What Is Technical System in TRIZ ?
Y. B. Karasik,
Thoughts Guiding Systems Corp.,
In response to my recent article "What is system in TRIZ ?" I received a letter
from a reader who wished to remain anonymous. He proposed the following definition of a technical system:
Since "TRIZ was based on analysing patents, ...,
a technical system in TRIZ constitutes a statutory subject matter for patent according to a patent law (about statutory subject matter for patent see,
for example: http://www.techtransfer.harvard.edu/IntellectualProperty.php?IP_branch=IP-Patents). In other words, anything that is called Tech System in TRIZ
is a legitimate subject matter for patent. In other words, it is not defined in terms of a "theory of systems", but rather in legal terms of patent law."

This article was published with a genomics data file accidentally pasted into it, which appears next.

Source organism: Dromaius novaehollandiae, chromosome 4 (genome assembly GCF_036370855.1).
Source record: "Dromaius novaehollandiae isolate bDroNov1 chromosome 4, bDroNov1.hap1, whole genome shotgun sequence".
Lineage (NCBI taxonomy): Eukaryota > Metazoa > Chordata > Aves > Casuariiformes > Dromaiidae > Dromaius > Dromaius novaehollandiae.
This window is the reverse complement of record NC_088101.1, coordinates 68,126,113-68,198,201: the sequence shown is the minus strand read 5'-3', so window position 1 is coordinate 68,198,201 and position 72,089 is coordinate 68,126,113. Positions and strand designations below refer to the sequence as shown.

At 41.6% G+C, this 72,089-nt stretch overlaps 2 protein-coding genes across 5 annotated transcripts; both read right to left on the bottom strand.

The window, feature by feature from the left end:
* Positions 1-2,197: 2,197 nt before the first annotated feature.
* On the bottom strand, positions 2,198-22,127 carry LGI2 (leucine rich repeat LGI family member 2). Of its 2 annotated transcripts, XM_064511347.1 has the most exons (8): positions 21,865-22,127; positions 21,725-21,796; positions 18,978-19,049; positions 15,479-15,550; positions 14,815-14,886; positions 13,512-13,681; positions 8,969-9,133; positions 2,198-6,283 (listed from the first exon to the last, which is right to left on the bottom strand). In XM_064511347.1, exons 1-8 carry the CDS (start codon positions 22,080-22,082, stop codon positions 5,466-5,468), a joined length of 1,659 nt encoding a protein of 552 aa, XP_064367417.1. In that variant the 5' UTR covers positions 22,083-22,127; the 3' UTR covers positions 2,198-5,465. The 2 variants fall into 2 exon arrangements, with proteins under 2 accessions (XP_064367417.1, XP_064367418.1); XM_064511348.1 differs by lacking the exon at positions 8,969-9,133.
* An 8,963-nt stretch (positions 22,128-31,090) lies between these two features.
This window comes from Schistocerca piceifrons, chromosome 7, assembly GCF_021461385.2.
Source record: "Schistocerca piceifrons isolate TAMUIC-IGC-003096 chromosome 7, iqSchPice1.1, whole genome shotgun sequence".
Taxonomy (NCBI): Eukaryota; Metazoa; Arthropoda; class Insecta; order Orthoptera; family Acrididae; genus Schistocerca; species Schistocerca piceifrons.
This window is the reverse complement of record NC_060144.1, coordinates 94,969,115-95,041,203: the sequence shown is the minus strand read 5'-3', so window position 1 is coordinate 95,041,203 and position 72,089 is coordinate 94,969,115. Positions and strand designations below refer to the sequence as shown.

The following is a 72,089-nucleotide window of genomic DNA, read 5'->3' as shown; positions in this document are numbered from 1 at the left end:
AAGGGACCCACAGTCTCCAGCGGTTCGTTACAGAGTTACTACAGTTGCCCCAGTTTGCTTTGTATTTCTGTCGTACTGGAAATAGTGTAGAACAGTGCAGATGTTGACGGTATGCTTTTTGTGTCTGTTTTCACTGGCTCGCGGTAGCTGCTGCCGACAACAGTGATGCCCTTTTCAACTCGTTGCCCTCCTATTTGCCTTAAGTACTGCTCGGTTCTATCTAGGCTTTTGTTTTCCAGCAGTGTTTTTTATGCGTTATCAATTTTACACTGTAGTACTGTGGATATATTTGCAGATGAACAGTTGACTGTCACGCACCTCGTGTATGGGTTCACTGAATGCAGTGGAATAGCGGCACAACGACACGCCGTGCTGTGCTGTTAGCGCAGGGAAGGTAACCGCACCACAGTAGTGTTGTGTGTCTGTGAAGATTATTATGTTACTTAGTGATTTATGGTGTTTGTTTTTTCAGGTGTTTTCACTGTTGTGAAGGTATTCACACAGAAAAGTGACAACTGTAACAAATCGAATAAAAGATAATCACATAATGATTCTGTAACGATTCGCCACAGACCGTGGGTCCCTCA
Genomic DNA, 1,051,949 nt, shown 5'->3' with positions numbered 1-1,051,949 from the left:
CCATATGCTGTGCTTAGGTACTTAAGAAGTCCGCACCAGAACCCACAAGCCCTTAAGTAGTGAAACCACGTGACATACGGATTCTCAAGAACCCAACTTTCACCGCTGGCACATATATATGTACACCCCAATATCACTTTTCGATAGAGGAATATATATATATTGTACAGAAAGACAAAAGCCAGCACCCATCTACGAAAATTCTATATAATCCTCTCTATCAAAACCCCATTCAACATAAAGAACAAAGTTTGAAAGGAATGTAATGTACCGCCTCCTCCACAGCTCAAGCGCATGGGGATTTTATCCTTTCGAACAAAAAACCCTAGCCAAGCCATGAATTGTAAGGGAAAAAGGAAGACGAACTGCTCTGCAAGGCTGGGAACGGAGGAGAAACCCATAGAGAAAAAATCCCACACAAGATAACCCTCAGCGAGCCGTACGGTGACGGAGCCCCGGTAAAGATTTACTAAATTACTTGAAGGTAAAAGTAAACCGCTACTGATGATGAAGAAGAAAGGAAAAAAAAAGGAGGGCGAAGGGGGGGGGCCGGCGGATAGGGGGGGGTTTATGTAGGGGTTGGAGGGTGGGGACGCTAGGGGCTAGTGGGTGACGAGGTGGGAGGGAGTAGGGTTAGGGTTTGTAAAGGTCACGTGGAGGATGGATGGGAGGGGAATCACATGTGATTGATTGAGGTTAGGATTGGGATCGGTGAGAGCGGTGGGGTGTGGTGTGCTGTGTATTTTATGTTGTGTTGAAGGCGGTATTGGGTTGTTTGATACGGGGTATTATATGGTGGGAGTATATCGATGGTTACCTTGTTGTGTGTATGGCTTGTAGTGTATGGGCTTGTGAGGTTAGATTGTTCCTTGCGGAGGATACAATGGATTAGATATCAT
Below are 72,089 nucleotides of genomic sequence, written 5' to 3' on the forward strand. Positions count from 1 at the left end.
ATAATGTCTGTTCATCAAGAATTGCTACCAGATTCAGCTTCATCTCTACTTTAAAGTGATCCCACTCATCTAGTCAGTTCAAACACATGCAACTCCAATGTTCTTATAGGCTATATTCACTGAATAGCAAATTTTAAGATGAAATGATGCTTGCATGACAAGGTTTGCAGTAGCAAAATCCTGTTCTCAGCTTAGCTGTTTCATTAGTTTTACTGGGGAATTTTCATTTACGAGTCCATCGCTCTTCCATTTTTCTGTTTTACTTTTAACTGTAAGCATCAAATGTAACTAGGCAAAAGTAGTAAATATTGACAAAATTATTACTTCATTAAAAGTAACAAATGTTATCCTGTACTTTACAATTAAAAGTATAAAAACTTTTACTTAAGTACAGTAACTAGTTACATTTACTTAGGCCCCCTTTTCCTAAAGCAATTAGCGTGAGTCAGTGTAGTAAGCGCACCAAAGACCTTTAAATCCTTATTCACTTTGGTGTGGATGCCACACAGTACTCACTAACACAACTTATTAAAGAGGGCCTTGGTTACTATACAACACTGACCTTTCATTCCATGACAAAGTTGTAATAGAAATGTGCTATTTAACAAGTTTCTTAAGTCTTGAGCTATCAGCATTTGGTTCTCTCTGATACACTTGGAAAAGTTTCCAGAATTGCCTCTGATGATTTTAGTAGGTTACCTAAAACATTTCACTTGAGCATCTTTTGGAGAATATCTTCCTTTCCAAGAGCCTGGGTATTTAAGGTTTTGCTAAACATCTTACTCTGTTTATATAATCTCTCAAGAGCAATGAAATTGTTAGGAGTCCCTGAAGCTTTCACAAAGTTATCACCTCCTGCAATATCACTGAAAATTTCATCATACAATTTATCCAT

Besides being factually inaccurate (a group of objects responsible for an unwanted situation is also called SYSTEM in TRIZ), the above definition begs the following questions:
- Slight modifications to technical systems are hardly patentable because do not satisfy the criterion of novelty. Are they not technical systems then ?
- Software systems were not patentable until recently. Were they not technical systems then ?
- If the detailed description of a machine (or method) was first published in a journal, such machine (or method) cannot be patented. Does it cease to
be a technical system then ?
- Patent law varies from country to country. What is patentable in one country may not be patentable in another. Does it mean that what is a technical system
in Japan may turn out to be not a technical system in the US ?
- Machines and inventions existed from the times immemorial when no patent law existed. Are machines of the ancient Egypt not technical systems then ?